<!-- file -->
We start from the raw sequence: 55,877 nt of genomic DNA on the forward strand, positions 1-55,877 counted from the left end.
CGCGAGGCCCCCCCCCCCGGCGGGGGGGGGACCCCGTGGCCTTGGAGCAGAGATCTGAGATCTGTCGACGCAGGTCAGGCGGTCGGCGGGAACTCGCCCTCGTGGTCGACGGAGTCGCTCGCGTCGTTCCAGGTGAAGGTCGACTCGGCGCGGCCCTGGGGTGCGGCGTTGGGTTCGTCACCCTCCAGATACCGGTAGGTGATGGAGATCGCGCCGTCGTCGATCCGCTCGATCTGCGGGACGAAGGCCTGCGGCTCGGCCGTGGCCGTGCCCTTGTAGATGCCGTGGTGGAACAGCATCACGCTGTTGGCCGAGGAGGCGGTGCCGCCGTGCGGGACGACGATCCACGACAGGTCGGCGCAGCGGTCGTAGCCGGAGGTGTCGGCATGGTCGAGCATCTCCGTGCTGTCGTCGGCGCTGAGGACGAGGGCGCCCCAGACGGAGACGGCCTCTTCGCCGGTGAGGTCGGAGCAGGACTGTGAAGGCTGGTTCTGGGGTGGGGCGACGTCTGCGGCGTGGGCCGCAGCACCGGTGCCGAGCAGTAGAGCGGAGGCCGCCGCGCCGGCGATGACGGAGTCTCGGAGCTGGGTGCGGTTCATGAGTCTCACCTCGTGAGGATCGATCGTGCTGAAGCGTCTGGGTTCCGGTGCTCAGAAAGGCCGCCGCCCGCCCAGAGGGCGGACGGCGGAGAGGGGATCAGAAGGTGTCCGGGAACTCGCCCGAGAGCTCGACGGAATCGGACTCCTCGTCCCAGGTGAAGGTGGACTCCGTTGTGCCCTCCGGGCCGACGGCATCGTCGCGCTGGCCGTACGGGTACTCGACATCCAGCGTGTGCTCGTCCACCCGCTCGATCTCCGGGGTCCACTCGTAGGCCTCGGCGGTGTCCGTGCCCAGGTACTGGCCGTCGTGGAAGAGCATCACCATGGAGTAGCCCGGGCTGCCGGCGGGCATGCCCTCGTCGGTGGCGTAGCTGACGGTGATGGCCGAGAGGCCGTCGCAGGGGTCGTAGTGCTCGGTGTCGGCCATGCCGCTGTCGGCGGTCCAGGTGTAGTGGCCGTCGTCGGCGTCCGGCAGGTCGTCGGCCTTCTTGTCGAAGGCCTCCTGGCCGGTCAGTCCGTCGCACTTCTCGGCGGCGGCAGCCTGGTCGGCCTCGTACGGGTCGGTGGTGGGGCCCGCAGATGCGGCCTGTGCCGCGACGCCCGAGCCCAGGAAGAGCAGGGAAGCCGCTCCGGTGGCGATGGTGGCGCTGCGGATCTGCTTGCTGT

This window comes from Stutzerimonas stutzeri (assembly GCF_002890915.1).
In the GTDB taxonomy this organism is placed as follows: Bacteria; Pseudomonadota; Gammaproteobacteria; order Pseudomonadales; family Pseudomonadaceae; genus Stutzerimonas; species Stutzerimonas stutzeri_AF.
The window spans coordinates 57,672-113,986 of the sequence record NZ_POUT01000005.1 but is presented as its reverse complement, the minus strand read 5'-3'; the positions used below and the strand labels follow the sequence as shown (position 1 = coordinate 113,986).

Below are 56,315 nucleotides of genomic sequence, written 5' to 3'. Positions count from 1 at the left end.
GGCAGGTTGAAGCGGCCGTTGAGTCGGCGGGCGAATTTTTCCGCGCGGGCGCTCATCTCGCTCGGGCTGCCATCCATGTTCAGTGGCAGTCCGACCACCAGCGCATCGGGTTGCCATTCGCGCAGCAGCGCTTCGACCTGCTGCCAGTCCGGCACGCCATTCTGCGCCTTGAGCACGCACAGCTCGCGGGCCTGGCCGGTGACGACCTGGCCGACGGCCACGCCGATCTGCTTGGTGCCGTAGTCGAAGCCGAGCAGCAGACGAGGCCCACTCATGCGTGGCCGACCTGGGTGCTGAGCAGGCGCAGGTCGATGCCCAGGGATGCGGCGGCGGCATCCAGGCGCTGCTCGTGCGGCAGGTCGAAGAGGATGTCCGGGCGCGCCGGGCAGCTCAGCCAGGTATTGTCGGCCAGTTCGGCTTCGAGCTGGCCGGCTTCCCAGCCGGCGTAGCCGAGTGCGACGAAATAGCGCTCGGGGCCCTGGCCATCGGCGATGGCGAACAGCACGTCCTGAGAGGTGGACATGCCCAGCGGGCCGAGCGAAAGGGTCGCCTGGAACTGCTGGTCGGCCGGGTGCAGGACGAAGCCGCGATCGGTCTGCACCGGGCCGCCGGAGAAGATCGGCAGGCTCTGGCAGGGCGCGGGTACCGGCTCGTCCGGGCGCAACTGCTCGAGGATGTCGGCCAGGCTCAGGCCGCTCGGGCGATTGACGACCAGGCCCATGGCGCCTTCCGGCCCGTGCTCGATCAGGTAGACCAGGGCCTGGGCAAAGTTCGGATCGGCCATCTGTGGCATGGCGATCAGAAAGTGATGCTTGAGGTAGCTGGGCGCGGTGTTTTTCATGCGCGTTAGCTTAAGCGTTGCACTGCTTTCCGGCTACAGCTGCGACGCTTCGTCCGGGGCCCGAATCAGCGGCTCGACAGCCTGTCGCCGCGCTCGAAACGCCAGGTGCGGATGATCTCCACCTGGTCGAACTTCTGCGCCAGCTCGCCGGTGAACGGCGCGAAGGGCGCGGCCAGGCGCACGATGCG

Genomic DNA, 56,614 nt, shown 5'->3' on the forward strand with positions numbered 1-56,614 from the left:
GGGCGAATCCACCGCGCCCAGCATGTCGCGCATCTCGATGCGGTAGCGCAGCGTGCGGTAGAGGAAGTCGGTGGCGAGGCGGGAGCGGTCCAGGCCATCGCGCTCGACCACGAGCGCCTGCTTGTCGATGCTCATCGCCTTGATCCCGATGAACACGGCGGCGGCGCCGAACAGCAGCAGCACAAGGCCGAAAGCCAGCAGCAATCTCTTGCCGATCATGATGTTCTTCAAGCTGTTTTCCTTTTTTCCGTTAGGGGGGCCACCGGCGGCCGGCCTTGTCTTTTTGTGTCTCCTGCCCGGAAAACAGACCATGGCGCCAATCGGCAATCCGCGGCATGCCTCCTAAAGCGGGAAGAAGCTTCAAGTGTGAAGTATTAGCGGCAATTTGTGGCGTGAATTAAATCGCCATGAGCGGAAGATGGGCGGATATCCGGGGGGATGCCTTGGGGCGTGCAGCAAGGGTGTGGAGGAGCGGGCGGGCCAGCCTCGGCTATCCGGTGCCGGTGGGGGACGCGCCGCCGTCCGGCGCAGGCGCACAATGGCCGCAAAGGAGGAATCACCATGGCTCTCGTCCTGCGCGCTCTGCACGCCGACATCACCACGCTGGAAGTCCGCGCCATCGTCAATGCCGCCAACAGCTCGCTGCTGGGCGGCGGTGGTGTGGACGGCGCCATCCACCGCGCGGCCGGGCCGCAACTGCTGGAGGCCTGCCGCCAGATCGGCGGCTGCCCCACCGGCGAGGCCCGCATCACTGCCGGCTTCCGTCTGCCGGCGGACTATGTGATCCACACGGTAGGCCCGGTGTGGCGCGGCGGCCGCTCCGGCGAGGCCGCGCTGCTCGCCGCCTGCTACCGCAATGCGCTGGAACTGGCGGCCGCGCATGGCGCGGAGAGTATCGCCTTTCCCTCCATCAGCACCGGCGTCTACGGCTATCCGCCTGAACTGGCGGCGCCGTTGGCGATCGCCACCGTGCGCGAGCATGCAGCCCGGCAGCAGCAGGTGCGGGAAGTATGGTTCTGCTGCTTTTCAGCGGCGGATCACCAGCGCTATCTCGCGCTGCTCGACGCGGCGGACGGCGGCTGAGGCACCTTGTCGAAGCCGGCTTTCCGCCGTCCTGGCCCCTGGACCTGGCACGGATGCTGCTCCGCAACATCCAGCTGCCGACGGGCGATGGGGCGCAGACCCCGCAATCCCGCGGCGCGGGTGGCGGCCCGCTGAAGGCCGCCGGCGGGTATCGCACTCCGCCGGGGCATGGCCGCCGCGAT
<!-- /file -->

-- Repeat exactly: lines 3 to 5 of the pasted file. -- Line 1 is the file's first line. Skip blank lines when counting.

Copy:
This window comes from Stutzerimonas stutzeri (assembly GCF_002890915.1).
In the GTDB taxonomy this organism is placed as follows: Bacteria; Pseudomonadota; Gammaproteobacteria; order Pseudomonadales; family Pseudomonadaceae; genus Stutzerimonas; species Stutzerimonas stutzeri_AF.
The window spans coordinates 57,672-113,986 of the sequence record NZ_POUT01000005.1 but is presented as its reverse complement, the minus strand read 5'-3'; the positions used below and the strand labels follow the sequence as shown (position 1 = coordinate 113,986).